In order to accurately and confidently quantify parasites in paraffin-embedded biopsy samples, we evaluated the parasitic load in acute and chronic forms using real-time PCR and histopathological scoring system. The focus of the present study was to compare the diagnostic ability of two common methods in a relatively large number of patients with CL. The power of the used qPCR assay [21] has allowed the quantification of a broad range of parasite load levels in tissue lesions. In terms of diagnostic sensitivity, our results confirmed that the sensitivity of real-time PCR is indeed higher than histopathological scoring system. Our findings are also consistent with the findings of previous studies that focused on different abundance of parasite in various forms of CL, pointing to inversely correlation of parasite load with the disease duration. Namely, in both methods of this study, acute form has higher parasite load than chronic ones. Interestingly, in contrast to Ridley scoring system (P < 0.001), there were no statistically significant differences in the relative number of parasites among the lupoid and non-lupoid forms of chronic lesions in real-time PCR (P = 0.549), which indicates the superiority of histopathological evaluation in differentiation of chronic forms. It should be noted that the analysis performed here revealed no significant differences in parasite load with regard to the age, sex, and location of skin lesions. These findings were consistent with other studies [22,23,24,25]. For example, Mashayekhi et al. in a study on 11 male and 9 female patients with a mean age of 17.5 years showed that PCR was positive in 60% of the samples and no correlation was found between the results of PCR and age, sex, duration, and location of the lesions [26]. Venkataram et al. indicated that 65% of acute, subacute, and chronic lesions manifested leishmania parasites in tissues. But they could not find the relationship between the duration of lesions and PCR results [25]. Weigle and others showed that PCR sensitivity was higher than the conventional assays for the diagnosis of acute lesions while for chronic samples, the sensitivity of PCR was much higher than the conventional assays [27]. In this regard, Verma et al. conducted real-time assay to estimate parasite burden in clinical samples of visceral leishmaniasis and patients with post kala-azar dermal leishmaniasis. Concurrent diagnostic and prognostic ability of this assay, provide a simple molecular instrument to detect parasite and show the efficacy of anti-leishmanial drugs or vaccines [28]. In line with this, Dabiri et al. compared the effect of different treatments on DNA load of leishmania using real-time PCR method [29]. Jara et al. improved a quantitative real-time PCR (qPCR) method targeting mini-circle kinetoplast DNA (kDNA) to find and quantify Leishmania (Viannia) parasites. According to the parasite species, the patients’ age, and number or area of lesions, there was no difference in parasite load [17]. Sirian et al. conducted a comparison between conventional, molecular, and immunohistochemical methods for CL detection and reported that immunohistochemical and molecular techniques were more sensitive [30,31,32].

Our observations support the validity of using real-time PCR to simultaneously detect and quantify the leishmania load in human lesions, particularly in chronic lesions. This highly sensitive quantitative technique [10, 20, 21] can be employed also for monitoring the parasite load during treatment and follow-up as a way to assess the outcome of treatment.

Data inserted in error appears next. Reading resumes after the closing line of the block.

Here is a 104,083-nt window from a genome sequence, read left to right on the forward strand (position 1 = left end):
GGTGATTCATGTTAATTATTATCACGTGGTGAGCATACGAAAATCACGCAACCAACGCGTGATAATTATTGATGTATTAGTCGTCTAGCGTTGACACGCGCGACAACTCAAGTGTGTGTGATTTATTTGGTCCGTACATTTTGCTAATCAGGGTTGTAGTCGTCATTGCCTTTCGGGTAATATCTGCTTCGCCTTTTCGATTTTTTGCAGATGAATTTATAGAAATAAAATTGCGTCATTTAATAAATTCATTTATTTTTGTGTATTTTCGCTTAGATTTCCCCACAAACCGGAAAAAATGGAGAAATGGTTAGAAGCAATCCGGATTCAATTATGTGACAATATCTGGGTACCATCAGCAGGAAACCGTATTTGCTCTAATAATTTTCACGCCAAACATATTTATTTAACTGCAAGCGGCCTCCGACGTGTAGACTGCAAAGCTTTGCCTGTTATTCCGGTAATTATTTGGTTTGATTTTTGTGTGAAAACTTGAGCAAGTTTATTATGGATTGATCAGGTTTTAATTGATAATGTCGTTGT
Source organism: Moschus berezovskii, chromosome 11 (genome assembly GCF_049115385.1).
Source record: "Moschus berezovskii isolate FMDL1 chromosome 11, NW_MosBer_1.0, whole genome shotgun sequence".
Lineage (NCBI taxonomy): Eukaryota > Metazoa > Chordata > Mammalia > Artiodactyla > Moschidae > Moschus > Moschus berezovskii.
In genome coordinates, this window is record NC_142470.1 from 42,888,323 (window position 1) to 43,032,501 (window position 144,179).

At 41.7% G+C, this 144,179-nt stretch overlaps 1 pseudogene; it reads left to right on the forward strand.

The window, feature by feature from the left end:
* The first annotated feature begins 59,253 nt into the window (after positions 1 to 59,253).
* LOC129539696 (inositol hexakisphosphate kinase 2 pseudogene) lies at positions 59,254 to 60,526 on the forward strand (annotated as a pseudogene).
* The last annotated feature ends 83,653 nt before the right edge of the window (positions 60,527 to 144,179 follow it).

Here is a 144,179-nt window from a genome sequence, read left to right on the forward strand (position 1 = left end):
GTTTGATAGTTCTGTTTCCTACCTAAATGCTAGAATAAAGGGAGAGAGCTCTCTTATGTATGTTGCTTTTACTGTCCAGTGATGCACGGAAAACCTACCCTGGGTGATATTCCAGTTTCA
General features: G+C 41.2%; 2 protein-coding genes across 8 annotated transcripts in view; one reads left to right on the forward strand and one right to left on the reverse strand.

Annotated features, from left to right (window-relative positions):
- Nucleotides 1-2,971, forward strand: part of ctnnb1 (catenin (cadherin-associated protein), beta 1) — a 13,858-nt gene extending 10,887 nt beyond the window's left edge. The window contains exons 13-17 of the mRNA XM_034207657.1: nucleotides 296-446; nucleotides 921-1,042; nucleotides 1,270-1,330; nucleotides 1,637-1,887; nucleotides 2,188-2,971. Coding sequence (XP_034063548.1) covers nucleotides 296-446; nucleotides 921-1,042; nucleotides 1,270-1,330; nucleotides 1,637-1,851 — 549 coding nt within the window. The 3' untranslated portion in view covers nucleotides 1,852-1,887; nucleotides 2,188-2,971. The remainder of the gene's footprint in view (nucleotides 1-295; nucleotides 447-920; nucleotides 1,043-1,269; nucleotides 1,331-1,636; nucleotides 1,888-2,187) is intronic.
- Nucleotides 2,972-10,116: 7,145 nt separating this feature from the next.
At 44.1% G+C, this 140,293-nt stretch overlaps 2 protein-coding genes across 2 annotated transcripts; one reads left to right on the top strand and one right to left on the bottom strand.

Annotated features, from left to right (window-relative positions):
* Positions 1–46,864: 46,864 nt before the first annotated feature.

Accurately and confidently quantify parasites in biopsy samples help to evaluated the parasitic load in acute and chronic forms using real-time PCR in scoring CL. Using the paraffin-embedded biopsy samples make our samples collection time short. But it’s make the DNA extraction laboratories and effect on the quality of extracted DNA.

Availability of data and materials

Please contact corresponding author (S.D) for data requests.



cutaneous leishmaniasis


polymerase chain reaction


cycle threshold


chronic non-lupoid form


quantitative real-time PCR


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The authors would like to thank all friends and colleagues of Pathology and Stem Cell Research Center of Kerman University of Medical Sciences for their relentless efforts.


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Authors and Affiliations



SD and SM proposed the original concept and designed the experiment and supervised all aspects of the work. MAF, MEF, AM, RV, and DD equally participated in the data acquisition and analysis. All authors contributed to writing the manuscript. SD and SM provided critical reviews in order to promote the manuscript. All authors read and approved the final manuscript.

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Correspondence to Shahriar Dabiri.

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The study approved in Ethical Committee of Kerman University of Medical Sciences and the ethic approval code is IR.KMU.REC.1397.813. Informed consent was obtained from all the participants prior to enrolment.

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The authors declare that they have no competing interests.

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Fekri-SoofiAbadi, M., Fekri, M., moradabadi, A. et al. Ability of real-time PCR for differential diagnosis of various forms of cutaneous leishmaniasis: a comparative study with histopathology. BMC Res Notes 12, 615 (2019).